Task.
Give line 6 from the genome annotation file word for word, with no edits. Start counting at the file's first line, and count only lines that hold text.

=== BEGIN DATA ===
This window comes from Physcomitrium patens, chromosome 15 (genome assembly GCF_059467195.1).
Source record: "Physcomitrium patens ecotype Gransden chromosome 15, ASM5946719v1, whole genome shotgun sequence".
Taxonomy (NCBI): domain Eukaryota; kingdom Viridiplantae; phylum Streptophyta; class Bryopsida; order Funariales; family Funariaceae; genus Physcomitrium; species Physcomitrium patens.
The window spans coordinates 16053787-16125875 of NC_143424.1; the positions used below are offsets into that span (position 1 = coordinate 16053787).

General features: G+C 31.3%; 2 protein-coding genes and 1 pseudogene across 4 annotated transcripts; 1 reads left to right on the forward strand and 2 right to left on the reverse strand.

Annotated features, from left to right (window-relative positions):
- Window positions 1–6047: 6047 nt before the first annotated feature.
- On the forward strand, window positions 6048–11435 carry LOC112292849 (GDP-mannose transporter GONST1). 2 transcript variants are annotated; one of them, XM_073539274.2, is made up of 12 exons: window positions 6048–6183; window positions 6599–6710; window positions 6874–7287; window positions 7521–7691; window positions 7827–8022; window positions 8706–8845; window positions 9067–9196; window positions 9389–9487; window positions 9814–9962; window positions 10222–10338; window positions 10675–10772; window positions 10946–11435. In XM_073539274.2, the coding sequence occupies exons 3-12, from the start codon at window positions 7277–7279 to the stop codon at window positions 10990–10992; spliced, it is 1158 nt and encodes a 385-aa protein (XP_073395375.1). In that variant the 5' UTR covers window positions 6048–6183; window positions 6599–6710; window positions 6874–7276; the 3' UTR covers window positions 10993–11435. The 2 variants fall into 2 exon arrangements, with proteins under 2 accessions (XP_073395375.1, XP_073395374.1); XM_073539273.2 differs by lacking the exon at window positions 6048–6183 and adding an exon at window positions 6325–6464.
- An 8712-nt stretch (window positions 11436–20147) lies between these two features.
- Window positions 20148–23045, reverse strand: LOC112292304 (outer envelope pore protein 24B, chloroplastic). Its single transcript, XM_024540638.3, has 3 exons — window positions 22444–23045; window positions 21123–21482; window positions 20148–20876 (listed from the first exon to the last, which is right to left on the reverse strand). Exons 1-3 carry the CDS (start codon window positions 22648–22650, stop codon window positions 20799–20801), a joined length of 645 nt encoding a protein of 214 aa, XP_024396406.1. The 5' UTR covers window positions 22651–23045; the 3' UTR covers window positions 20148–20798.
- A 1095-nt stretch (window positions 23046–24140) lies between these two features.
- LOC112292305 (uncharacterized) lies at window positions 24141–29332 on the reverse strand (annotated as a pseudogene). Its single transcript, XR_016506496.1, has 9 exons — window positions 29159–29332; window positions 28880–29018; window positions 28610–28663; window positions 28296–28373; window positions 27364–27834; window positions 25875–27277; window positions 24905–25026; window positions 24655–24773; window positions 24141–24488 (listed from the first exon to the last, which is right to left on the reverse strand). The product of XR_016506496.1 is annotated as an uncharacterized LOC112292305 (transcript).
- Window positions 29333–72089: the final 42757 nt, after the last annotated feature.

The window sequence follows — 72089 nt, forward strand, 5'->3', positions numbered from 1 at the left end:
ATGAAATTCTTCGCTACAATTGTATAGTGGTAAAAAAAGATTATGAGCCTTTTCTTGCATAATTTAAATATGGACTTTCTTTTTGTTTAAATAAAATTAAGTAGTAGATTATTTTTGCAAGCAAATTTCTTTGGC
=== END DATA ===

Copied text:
Annotated features, from left to right (window-relative positions):